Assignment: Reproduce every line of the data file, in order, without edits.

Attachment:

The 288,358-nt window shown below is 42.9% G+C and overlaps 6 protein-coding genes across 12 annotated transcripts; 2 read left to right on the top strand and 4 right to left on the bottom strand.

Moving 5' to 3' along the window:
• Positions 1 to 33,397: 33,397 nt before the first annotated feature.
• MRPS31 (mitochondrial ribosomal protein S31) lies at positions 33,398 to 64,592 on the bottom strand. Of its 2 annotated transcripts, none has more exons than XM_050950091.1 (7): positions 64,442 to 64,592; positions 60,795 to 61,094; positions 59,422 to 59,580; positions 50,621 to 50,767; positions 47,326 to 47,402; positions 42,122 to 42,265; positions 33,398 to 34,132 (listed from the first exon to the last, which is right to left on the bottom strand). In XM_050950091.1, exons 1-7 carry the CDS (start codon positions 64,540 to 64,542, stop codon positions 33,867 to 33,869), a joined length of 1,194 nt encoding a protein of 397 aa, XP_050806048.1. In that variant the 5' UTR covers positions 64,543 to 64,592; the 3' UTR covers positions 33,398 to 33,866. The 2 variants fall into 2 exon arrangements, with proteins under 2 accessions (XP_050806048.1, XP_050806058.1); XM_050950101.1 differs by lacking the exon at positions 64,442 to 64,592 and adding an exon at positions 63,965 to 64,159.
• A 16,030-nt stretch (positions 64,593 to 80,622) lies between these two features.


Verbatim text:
The 288,358-nt window shown below is 42.9% G+C and overlaps 6 protein-coding genes across 12 annotated transcripts; 2 read left to right on the top strand and 4 right to left on the bottom strand.

Moving 5' to 3' along the window:
• Positions 1 to 33,397: 33,397 nt before the first annotated feature.
• MRPS31 (mitochondrial ribosomal protein S31) lies at positions 33,398 to 64,592 on the bottom strand. Of its 2 annotated transcripts, none has more exons than XM_050950091.1 (7): positions 64,442 to 64,592; positions 60,795 to 61,094; positions 59,422 to 59,580; positions 50,621 to 50,767; positions 47,326 to 47,402; positions 42,122 to 42,265; positions 33,398 to 34,132 (listed from the first exon to the last, which is right to left on the bottom strand). In XM_050950091.1, exons 1-7 carry the CDS (start codon positions 64,540 to 64,542, stop codon positions 33,867 to 33,869), a joined length of 1,194 nt encoding a protein of 397 aa, XP_050806048.1. In that variant the 5' UTR covers positions 64,543 to 64,592; the 3' UTR covers positions 33,398 to 33,866. The 2 variants fall into 2 exon arrangements, with proteins under 2 accessions (XP_050806048.1, XP_050806058.1); XM_050950101.1 differs by lacking the exon at positions 64,442 to 64,592 and adding an exon at positions 63,965 to 64,159.
• A 16,030-nt stretch (positions 64,593 to 80,622) lies between these two features.